Given how close his face was to mine in the dark, it seemed odd not to acknowledge it. I turned to him and said hello in French and asked his name.
His mouth moved, and he let his breath play in and out of his lips before he said, “I’m Mamadou. I don’t speak French.”
Was that English? It was definitely English.
“I’m from the Gambia,” he added.
“Oh,” I said. “I’m from---well, I’m American. But my family lives in France. I grew up there.”
“America, France,” he repeated. “It must be beautiful.”
He asked me my name.
“Mama,” I said with a wry smile. “They named me after the other Mama.”
“Oh, yes, the baby,” he said. Host families commonly named their tubaabs---white people, or foreigners---after an existing family member. Ordinarily this family member was one older than the tubaab, which made chronological sense---you name someone new after someone who’s been around longer, right? I, however, had been named after the baby, who was still staring at me in the dark.
“But, no,” Mamadou said, “I mean your American name.”
That was a first. We’d become accustomed to giving out our “Obama names” whenever anyone cared enough to ask. Obama delighted people here. It was the most recent great thing about America today, amid all the other great things, thought most Senegalese. Obama was now synonymous with America.
“Molly,” he repeated. “Molly.”
He was silent awhile, but in the glow of the TV I could see his lips still moving, playing with the name. Even though English is the official language of the Gambia, the names are mostly the same as those in Senegal. After all, it’s just a little crumb trapped in Senegal’s big gullet. It sits there small and quiet, almost blending in.
He was from the Gambia and he was making his way upward, traveling steadily toward the top of Africa. He’d left his family three, four years ago, he said; what was left of his family, anyway. It sounded sinister when he first said it, but he clarified that several of his brothers had already left to do what he was doing now: working to make a little money to send back to their family, and a little money to get themselves somewhere else.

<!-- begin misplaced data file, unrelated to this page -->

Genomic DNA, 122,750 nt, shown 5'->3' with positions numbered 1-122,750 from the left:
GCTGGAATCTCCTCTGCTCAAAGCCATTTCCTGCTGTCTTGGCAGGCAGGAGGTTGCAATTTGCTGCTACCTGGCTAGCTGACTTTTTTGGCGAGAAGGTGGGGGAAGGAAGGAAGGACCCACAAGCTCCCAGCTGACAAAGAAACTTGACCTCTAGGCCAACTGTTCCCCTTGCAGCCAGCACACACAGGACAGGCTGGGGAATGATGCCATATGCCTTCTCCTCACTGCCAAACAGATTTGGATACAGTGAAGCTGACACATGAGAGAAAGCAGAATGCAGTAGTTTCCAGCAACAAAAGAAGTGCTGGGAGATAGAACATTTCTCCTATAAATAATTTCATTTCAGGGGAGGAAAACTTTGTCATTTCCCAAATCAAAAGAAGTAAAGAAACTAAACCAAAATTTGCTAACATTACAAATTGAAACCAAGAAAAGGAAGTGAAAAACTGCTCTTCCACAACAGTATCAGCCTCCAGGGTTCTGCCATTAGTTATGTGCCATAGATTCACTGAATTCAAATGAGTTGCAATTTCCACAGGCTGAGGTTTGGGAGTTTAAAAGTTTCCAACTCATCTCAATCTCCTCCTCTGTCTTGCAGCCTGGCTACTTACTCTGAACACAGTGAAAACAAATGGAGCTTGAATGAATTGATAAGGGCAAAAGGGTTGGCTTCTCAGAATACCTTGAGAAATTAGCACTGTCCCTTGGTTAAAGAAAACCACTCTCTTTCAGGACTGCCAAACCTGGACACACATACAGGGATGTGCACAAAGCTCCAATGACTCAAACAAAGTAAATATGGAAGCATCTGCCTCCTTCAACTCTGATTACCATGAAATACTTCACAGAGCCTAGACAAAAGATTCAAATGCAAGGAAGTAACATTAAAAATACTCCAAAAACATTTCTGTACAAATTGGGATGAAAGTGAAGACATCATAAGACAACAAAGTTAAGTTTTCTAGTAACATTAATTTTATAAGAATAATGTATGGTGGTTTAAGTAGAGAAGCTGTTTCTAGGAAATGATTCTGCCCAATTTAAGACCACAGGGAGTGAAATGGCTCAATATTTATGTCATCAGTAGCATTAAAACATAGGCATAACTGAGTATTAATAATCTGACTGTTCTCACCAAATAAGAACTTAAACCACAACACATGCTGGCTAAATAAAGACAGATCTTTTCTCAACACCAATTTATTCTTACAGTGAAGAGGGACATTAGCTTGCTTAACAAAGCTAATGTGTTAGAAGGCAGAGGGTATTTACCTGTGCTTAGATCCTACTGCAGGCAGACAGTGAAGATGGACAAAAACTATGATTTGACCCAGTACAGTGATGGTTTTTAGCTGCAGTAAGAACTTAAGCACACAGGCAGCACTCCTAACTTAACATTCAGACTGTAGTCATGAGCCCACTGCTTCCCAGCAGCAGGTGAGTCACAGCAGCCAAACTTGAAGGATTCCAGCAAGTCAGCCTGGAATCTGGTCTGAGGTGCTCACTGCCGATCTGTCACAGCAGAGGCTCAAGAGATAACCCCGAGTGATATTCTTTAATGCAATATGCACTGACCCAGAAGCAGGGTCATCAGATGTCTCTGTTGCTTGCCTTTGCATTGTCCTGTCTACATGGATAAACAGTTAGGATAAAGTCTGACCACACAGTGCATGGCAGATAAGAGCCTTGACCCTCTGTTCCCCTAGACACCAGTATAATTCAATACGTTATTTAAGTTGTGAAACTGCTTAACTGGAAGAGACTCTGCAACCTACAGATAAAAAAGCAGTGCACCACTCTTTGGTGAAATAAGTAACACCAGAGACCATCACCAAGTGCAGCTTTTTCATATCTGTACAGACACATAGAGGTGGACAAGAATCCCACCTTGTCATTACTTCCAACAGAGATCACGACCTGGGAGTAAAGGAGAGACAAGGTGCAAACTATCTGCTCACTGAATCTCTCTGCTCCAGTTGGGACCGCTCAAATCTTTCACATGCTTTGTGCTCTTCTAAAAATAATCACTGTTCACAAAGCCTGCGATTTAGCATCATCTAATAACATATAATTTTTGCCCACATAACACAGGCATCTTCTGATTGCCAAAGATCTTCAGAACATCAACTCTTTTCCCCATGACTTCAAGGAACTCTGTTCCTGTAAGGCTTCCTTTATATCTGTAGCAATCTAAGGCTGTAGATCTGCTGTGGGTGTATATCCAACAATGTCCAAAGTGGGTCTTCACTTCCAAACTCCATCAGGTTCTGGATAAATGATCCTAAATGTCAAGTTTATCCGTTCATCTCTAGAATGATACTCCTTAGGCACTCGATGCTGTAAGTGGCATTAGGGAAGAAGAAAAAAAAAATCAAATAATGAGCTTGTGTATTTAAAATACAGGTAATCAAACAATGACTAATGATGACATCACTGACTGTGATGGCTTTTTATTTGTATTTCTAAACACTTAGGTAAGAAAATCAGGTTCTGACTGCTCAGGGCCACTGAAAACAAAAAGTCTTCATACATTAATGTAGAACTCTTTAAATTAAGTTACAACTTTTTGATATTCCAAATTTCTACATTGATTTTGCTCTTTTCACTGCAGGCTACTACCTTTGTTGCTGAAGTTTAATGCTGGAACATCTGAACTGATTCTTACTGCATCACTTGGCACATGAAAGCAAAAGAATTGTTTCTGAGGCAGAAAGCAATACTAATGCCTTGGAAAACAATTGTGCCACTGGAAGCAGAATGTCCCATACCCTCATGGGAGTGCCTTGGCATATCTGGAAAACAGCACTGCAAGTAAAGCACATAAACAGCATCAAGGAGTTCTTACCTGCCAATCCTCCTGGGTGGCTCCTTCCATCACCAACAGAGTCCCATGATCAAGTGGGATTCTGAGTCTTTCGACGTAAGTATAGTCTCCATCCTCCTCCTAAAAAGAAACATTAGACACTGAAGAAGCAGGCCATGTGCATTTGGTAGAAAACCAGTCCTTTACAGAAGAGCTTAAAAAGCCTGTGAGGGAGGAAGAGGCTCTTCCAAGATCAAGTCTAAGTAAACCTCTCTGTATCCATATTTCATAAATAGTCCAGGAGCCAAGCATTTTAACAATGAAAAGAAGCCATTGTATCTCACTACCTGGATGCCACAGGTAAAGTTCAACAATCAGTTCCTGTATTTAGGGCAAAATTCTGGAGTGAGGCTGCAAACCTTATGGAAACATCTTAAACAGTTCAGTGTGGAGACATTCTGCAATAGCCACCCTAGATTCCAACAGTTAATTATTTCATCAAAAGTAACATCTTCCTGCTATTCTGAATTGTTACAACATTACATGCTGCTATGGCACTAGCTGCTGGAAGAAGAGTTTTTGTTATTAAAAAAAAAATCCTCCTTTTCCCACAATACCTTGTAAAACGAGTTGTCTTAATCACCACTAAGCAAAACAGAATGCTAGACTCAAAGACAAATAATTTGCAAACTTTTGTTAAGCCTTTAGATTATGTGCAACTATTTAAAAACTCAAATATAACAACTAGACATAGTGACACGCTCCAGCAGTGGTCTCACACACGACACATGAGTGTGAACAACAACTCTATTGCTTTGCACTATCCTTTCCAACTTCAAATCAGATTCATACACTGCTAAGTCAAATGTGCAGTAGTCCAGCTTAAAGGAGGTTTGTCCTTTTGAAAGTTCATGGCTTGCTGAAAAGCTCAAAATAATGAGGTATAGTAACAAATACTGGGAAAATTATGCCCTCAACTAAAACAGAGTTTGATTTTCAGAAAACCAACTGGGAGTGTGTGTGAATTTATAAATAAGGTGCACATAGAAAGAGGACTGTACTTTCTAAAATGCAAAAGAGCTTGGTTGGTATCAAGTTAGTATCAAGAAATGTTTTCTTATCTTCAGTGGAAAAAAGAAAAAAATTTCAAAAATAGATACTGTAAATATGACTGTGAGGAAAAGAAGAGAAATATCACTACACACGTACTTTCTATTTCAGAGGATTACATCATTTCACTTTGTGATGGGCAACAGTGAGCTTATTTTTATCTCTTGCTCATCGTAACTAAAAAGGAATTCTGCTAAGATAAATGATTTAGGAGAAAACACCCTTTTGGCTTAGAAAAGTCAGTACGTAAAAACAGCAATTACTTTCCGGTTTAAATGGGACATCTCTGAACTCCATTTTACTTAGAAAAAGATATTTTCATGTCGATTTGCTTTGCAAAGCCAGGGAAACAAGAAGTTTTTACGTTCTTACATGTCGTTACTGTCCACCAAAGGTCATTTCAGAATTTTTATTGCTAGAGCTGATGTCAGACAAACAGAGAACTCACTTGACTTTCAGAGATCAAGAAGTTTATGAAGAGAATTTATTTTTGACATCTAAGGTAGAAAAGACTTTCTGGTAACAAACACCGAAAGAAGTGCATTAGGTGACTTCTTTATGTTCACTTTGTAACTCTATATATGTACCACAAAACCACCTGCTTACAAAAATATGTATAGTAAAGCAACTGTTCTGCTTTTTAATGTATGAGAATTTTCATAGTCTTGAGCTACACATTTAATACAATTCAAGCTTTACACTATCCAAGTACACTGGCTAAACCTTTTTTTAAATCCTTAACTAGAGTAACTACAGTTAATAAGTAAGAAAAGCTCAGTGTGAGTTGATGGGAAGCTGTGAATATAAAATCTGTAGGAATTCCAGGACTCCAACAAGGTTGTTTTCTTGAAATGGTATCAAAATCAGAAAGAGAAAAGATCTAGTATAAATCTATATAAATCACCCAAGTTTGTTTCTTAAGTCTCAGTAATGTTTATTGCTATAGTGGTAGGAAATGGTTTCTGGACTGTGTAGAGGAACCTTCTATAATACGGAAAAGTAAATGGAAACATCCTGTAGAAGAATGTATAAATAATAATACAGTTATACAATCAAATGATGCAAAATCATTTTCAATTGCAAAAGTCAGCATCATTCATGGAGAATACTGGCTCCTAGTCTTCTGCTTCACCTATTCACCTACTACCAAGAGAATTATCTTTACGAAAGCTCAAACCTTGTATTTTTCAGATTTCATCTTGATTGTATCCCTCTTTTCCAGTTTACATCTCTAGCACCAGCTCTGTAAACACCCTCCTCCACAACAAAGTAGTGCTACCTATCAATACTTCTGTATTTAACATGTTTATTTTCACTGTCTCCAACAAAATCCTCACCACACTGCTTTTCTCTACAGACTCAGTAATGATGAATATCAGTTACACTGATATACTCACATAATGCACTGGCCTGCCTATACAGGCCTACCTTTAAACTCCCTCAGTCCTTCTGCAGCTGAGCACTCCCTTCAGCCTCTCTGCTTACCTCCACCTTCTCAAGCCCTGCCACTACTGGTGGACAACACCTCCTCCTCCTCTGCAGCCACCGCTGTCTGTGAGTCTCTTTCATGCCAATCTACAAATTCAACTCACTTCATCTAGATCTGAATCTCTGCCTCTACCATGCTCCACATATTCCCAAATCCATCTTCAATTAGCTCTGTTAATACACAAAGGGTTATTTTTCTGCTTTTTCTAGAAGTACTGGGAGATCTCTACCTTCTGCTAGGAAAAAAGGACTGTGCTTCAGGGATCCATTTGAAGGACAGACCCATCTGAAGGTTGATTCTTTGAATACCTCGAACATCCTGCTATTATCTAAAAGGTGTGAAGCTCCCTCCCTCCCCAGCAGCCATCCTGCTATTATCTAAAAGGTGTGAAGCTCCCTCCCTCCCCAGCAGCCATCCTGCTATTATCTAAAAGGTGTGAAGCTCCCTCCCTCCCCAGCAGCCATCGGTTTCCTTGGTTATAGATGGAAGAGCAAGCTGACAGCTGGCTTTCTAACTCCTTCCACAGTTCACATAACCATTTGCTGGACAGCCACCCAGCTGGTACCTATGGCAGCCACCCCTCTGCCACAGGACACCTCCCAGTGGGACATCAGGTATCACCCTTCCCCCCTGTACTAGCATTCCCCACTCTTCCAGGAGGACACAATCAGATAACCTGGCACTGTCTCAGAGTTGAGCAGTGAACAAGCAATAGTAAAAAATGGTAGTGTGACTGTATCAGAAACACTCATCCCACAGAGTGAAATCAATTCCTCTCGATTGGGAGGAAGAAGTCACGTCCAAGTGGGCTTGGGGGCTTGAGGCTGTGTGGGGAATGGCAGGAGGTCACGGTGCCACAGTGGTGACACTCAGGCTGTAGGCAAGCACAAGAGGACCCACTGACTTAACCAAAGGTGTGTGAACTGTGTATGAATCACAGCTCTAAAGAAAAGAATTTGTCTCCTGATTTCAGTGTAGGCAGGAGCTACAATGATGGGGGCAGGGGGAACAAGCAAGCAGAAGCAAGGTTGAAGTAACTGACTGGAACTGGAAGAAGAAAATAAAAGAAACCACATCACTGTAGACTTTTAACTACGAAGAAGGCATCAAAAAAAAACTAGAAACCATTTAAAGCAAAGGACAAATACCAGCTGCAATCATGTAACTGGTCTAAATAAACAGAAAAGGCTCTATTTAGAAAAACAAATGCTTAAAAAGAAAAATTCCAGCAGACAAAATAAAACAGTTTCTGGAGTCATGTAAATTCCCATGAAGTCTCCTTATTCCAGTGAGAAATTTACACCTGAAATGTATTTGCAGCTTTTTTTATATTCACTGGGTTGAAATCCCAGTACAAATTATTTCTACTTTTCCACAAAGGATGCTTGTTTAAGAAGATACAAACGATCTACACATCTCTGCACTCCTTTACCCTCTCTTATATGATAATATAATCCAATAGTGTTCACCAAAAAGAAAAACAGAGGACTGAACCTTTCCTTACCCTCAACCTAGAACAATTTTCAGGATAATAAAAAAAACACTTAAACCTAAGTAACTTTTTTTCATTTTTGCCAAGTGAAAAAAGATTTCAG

Mamadou wanted to go to Europe. Or America.
“England. I think England is nice,” he said. “Maybe I will go there, then America. Or maybe France, but I don’t think I will like France so much as England, or America.”
“I was told it’s very like Senegal,” he said.
He kept saying that he just had to get to Europe, and then he’d list the places he would go: Germany, maybe; England; America. . .
I began to suspect he may have thought they were all next door. I had neither the opportunity nor the heart to correct him. A few times I said, “Well, America’s really far from England, so. . .” He only paused, said “I see, alright,” nodded a little, and went on.
I noticed that a few of my siblings were glancing over at us from time to time. Not really when Mamadou spoke, since a lot of the time he spoke it was to no one, commenting on a character in the soap, or to wish---somewhat rhetorically, since he said it so softly and was paid no heed---that the television were tuned to a different channel. But when I replied, a few bright eyes in the dark flitted our way, then briefly about the room as though to see if anyone else had heard, then back to the TV. No one but the two of us, though, said a word.
We talked intermittently through the few hours we sat there in the family room. My host family was hosting him, too, for four months while he worked in the onion fields owned by my host father. There were a lot of fields, he said. My father, the chief, owned several. Mamadou worked and watered them from five in the morning until about five in the evening. Then he came home for dinner and a night’s good rest. I went to bed around the same time he did---nine-thirty, ten---while the rest of the family sat up later. It was a little embarrassing that, at the end of a day during which I had not exerted myself at all, I had no more stamina than a man who’d worked twelve hours carrying heavy buckets of water in the hot sun. I decided it was mental fatigue, the Wolof and all. Yeah. I had to believe I was doing some pretty challenging stuff in Senegal.